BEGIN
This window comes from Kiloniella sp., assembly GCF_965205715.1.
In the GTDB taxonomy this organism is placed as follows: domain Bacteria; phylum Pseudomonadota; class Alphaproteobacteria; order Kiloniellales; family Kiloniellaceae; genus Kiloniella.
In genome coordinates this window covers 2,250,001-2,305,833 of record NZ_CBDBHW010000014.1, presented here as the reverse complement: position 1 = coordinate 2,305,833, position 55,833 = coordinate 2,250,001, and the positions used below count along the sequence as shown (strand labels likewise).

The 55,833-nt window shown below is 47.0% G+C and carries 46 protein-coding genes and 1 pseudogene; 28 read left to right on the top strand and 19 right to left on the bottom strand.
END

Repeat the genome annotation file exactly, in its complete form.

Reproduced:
This window comes from Kiloniella sp., assembly GCF_965205715.1.
In the GTDB taxonomy this organism is placed as follows: domain Bacteria; phylum Pseudomonadota; class Alphaproteobacteria; order Kiloniellales; family Kiloniellaceae; genus Kiloniella.
In genome coordinates this window covers 2,250,001-2,305,833 of record NZ_CBDBHW010000014.1, presented here as the reverse complement: position 1 = coordinate 2,305,833, position 55,833 = coordinate 2,250,001, and the positions used below count along the sequence as shown (strand labels likewise).

The 55,833-nt window shown below is 47.0% G+C and carries 46 protein-coding genes and 1 pseudogene; 28 read left to right on the top strand and 19 right to left on the bottom strand.